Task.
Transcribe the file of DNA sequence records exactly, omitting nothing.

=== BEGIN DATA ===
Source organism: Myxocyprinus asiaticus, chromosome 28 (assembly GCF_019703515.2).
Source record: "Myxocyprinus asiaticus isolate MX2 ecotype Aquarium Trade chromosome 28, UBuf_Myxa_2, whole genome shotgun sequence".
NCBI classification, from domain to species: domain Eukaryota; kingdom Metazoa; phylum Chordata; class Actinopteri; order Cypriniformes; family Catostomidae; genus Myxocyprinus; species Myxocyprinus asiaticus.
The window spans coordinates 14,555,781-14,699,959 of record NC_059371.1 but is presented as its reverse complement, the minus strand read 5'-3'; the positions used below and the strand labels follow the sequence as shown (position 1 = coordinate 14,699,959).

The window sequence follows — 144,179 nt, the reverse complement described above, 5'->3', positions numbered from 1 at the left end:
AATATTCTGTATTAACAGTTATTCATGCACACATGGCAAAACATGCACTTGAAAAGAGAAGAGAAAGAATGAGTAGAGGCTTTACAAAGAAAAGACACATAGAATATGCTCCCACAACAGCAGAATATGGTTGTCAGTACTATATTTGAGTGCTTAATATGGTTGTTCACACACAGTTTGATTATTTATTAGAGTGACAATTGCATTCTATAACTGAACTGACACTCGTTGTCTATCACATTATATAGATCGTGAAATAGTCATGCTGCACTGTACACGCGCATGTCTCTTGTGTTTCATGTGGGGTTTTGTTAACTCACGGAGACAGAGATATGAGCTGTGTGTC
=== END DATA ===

Source organism: Myxocyprinus asiaticus, chromosome 28 (assembly GCF_019703515.2).
Source record: "Myxocyprinus asiaticus isolate MX2 ecotype Aquarium Trade chromosome 28, UBuf_Myxa_2, whole genome shotgun sequence".
NCBI classification, from domain to species: domain Eukaryota; kingdom Metazoa; phylum Chordata; class Actinopteri; order Cypriniformes; family Catostomidae; genus Myxocyprinus; species Myxocyprinus asiaticus.
The window spans coordinates 14,555,781-14,699,959 of record NC_059371.1 but is presented as its reverse complement, the minus strand read 5'-3'; the positions used below and the strand labels follow the sequence as shown (position 1 = coordinate 14,699,959).

The window sequence follows — 144,179 nt, the reverse complement described above, 5'->3', positions numbered from 1 at the left end:
AATATTCTGTATTAACAGTTATTCATGCACACATGGCAAAACATGCACTTGAAAAGAGAAGAGAAAGAATGAGTAGAGGCTTTACAAAGAAAAGACACATAGAATATGCTCCCACAACAGCAGAATATGGTTGTCAGTACTATATTTGAGTGCTTAATATGGTTGTTCACACACAGTTTGATTATTTATTAGAGTGACAATTGCATTCTATAACTGAACTGACACTCGTTGTCTATCACATTATATAGATCGTGAAATAGTCATGCTGCACTGTACACGCGCATGTCTCTTGTGTTTCATGTGGGGTTTTGTTAACTCACGGAGACAGAGATATGAGCTGTGTGTC